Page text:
Capt. Bobby Russell’s 32 years at KFD is ending

Tom KingEast Knox, Our Town Heroes

New Year’s Day Jan. 1, 2023, is a Sunday. On that day Capt. Robert “Bobby” George Russell Jr. will begin spending more time with his family, going camping, ending a 32-year career with the Knoxville Fire Department (KFD) and a lifetime of being in and around the world of firefighting.

Russell will depart as the captain on Engine 16 at KFD’s Station 16 on Asheville Highway, the same station from which his father retired in 1994. In his career he has worked at seven stations and spent two years at the KFD Training Academy. That translates into running thousands of fire and medical emergency calls since 1990.

Bobby Russell Jr.

He is a third generation KFD firefighter. His late grandfather, Robert Taylor Russell, owned and was chief of the Fountain City Fire Department and the Holston Hills Fire Department prior to both communities being annexed by Knoxville in 1962. At the time of its annexation, Fountain City was the largest unincorporated community in the U.S. His grandmother, Mildred, was the deputy chief of the Fountain City department.

Russell’s father, also called Bobby, 83, worked for his father at Fountain City until 1962 when he joined KFD. After retirement he became the mayor of Townsend and he and wife Elaine today enjoy life in Maryville. “When he was at KFD a lot of people called him George because there were so many Bobs in the department,” Bobby Jr. said.

Russell is a North Knoxville native who graduated from Fulton High School in 1981. “I was a little on the rebellious side but had grown up in a fireman’s family and I wanted to be a fireman,” he says. “But it wasn’t an option for me then. The city had a hiring freeze that lasted until 1989.”

He tried college but had a creative streak and began working for old Channel 26, which is WVLT-TV Channel 8 today. He was a behind-the-scenes production employee and stayed there for nine years. “After 10 years I knew if I was going to make more money in the TV business, I would have to leave Knoxville and we didn’t want to leave Knoxville.”

Russell also was interested in the military, so in 1982 he joined the Tennessee Army National Guard and then the Air Guard at McGhee Tyson in 1988. He was a fuel specialist and co-commander of Fuel Section 8 when he retired as a senior master sergeant (E-8) in 2011.

In 1989 the city ended its hiring freeze and since staying in the TV world was not an option, Russell applied to the KFD and began a new career at the fire department in 1990. “New career – starting over – and it was a natural fit. My Dad was happy and I was happy working with guys I knew from growing up.” One of those was then Fire Chief Bruce Cureton.

Two years into his career his engine answered a medical call in Lonsdale that stays with him to this day. Three small kids found an old fuel tank from a vehicle and one of them tossed a lighted match into it. The tank blew up. “I rode with the three kids and their mother in the ambulance to UT Medical Center and it was so hard. The kids were burned up, screaming and hollering, in so much pain, and their mother was crying and yelling and in shock,” he says. “All three of them died. It’s the one call in my career that flashes into my mind even today, more than anything, and I’ve seen a lot of really bad things.”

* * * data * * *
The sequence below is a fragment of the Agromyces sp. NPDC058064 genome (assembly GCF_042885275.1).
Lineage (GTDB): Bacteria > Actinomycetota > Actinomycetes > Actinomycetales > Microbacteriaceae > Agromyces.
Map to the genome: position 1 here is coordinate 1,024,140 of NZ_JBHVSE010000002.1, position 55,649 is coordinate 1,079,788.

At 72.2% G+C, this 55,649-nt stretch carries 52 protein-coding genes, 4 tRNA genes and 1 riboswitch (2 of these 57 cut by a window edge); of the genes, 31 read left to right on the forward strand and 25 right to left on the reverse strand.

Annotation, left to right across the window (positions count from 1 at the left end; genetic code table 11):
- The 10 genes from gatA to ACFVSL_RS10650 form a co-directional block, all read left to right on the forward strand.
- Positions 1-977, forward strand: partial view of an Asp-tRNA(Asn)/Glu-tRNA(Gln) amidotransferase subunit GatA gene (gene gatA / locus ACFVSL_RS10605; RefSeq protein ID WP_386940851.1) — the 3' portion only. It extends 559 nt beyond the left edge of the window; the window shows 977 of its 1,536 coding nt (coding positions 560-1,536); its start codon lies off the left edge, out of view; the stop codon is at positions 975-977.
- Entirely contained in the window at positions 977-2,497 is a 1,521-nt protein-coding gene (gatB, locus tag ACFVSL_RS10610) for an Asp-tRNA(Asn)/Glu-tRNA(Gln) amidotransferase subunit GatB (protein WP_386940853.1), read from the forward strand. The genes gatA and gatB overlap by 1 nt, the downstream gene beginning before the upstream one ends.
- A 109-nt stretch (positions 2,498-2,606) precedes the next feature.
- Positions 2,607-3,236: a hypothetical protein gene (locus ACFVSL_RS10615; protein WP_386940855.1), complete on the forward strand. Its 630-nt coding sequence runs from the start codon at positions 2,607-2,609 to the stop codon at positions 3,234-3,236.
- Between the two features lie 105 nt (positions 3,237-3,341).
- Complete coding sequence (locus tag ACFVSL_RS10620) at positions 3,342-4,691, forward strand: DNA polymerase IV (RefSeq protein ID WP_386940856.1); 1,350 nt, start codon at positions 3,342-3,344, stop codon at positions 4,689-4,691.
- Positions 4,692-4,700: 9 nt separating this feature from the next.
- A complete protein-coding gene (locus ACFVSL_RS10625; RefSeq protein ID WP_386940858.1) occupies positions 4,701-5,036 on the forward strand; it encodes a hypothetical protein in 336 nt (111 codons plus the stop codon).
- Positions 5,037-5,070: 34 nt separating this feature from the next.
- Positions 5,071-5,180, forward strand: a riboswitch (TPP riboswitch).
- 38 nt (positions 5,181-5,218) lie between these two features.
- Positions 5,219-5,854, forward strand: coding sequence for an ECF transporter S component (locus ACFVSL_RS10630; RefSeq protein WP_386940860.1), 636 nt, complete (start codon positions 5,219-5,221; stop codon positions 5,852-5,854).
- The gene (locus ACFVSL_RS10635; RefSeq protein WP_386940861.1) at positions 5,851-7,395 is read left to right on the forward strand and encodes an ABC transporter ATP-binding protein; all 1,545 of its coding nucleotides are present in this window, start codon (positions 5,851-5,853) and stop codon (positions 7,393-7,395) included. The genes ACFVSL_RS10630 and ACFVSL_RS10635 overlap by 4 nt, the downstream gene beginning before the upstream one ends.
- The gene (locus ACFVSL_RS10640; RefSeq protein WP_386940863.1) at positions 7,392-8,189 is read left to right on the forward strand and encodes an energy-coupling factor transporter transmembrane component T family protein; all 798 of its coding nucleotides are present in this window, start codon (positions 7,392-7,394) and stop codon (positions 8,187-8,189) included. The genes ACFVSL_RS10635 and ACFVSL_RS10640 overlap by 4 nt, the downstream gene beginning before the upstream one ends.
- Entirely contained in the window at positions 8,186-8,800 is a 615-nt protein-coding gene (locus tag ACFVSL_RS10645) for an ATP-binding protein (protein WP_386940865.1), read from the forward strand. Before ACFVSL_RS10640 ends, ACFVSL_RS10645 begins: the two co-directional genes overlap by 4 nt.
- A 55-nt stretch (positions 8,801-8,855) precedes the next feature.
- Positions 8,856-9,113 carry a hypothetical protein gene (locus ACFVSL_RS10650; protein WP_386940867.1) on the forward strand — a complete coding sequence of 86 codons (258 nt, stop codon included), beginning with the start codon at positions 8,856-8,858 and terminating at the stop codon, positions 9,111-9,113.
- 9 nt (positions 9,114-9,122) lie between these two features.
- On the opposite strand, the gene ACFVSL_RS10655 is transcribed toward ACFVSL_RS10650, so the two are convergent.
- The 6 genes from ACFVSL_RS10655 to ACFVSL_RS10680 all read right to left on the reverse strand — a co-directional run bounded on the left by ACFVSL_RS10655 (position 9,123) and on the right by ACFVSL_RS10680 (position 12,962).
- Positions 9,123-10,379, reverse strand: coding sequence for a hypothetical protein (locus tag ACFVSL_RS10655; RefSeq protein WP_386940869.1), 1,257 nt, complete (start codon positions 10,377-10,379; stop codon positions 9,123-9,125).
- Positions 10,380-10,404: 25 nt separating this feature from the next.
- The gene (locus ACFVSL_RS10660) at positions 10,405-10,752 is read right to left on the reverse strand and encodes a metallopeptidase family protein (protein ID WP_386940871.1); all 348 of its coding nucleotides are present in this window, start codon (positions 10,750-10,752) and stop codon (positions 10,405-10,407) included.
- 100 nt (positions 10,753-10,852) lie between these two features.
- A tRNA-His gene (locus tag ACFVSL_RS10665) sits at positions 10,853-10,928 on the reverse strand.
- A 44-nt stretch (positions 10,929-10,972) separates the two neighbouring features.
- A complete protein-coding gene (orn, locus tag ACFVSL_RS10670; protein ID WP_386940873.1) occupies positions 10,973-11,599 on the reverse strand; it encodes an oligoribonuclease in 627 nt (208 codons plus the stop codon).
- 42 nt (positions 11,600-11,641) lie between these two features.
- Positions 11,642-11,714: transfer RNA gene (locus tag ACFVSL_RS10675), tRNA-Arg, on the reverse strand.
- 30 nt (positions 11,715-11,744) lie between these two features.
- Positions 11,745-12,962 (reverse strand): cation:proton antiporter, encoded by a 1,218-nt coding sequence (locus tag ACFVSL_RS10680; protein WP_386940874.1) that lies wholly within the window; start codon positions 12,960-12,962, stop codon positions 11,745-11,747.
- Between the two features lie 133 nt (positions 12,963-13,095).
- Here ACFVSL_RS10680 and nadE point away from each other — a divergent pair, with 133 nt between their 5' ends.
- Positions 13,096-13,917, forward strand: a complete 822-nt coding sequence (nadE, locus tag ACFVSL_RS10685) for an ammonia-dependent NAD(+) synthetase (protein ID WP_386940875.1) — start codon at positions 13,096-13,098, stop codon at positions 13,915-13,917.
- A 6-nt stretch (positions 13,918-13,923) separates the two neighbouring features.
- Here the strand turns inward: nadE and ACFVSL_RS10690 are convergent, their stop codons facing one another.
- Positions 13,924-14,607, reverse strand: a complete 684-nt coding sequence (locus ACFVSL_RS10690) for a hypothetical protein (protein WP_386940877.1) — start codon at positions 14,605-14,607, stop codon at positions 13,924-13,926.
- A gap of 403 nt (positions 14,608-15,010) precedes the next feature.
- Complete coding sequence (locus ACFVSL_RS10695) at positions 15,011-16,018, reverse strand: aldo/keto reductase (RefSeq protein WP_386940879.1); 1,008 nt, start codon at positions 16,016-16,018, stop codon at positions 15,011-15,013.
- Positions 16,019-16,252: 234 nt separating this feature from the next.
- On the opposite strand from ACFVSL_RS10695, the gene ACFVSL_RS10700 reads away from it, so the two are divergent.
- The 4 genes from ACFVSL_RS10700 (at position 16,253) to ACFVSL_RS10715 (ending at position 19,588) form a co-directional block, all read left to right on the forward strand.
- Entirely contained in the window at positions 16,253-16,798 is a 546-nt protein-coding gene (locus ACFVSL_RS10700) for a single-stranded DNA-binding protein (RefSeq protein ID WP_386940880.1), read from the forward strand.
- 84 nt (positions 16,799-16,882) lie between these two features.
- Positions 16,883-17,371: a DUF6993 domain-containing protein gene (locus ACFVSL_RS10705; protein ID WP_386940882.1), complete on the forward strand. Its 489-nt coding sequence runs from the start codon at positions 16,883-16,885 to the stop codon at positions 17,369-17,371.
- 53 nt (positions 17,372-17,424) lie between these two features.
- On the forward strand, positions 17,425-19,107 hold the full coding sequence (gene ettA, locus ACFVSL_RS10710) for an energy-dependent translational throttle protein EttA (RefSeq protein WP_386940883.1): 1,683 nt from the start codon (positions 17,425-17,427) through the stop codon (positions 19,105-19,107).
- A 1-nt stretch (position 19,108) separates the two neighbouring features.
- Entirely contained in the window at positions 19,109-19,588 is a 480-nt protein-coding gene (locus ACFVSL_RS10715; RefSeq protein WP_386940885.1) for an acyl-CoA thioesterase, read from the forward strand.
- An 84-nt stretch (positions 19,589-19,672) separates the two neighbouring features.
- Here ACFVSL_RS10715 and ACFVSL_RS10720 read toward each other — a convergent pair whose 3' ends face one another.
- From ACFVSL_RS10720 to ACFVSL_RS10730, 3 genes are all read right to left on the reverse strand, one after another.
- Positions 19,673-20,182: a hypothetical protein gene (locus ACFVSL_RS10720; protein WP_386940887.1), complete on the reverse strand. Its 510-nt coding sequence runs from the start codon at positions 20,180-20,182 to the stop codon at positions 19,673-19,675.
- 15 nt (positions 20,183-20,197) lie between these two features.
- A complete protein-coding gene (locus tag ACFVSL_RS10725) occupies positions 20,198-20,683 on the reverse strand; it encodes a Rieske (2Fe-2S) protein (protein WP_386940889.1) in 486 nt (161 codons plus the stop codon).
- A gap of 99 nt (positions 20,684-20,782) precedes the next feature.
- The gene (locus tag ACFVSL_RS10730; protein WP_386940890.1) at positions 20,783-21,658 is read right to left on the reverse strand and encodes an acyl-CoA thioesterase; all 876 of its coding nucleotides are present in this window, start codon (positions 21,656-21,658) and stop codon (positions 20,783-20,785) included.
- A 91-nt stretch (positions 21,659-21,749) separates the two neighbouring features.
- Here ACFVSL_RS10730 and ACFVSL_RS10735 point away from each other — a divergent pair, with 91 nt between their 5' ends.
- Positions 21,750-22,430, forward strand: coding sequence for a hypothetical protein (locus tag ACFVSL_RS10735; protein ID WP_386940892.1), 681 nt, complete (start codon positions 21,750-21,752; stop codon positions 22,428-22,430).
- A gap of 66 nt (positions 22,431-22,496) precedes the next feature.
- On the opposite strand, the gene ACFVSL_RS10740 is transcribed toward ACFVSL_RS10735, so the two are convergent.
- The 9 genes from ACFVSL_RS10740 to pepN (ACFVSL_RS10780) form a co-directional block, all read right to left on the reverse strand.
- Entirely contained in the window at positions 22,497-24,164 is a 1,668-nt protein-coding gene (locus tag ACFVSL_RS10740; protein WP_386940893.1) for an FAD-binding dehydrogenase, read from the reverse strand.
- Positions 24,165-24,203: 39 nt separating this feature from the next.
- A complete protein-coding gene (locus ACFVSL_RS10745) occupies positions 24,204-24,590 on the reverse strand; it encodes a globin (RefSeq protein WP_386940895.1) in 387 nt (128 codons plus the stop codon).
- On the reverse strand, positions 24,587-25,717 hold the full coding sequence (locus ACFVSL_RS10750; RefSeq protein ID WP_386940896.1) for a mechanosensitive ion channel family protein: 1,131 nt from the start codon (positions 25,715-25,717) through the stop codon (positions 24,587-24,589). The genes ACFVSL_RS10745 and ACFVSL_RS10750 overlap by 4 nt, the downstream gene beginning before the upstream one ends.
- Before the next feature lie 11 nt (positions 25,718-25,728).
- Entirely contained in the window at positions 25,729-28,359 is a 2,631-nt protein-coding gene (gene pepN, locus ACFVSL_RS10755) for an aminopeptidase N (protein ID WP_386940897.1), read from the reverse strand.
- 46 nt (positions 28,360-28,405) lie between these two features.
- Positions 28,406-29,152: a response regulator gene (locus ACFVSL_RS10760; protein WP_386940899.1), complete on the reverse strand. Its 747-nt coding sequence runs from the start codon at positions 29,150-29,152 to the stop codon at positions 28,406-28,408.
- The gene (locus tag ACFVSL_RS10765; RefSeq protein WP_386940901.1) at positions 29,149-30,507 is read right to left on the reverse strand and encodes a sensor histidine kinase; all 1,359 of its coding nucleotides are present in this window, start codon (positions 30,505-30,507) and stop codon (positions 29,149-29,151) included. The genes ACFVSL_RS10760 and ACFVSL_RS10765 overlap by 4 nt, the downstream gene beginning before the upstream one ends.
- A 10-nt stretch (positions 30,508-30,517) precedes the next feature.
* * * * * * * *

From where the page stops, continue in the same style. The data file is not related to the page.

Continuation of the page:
He’s worked under seven fire chiefs in his 32 years, is the second longest-serving captain at the KFD with 21 years since being promoted in 2001. Like most every firefighter he’s had close calls, a ceiling falling on him, smoke-filled homes and rooms, climbing stairs in full gear to save someone in a fire and working dangerous accidents on an Interstate – something first responders in all agencies will tell you they fear.

One aspect of the job he will not miss is being the bearer of bad news. “When I arrive and find someone who has passed away, as the captain, I have to tell the family member or members as next of kin,” he said. “That’s something they don’t train you to do and you learn by experience. And I will not and have never left that person until another loved one or a pastor is there to be with them.”

Here are a few more facts about this KFD vet:

  • He can think of only one nickname he was called by some at KFD – The Misfit of Mayhem. “I guess maybe I was a troublemaker who never got in trouble.”
  • For five years he was a substitute teacher at Gibbs High School.
  • He and his wife are members at Graveston Baptist Church in Corryton.
  • Russell says he’s a “big gamer” as a hobby to deal with stress. He enjoys playing “World of Tanks” and “Star Trek Online” and since 1992 has been playing in a Dynasty Fantasy Football League called “The Corryton Warthogs.”
  • 61 years of public service – 32 to Knoxville, 29 more to our military.

“It’s going to be different come January 1, retirement, being home a lot more. We’ll have to get used to each other,” he said of himself and wife Jeanine, who is retired from the UT College of Agriculture.

“I was gone weekends a lot, plus deployments with the Air Guard and drill weekends. It’s time for my family and me now. We bought a camper recently and we enjoy walking and hiking.”

Here’s what he will miss: “My KFD brothers and sisters, the camaraderie and the belonging to the department and making a difference.”

Tom King has served at newspapers in Georgia, Tennessee, Texas and California and was the editor of two newspapers. Suggest future Our Town Hero stories at [email protected] or call him at 865-659-3562.

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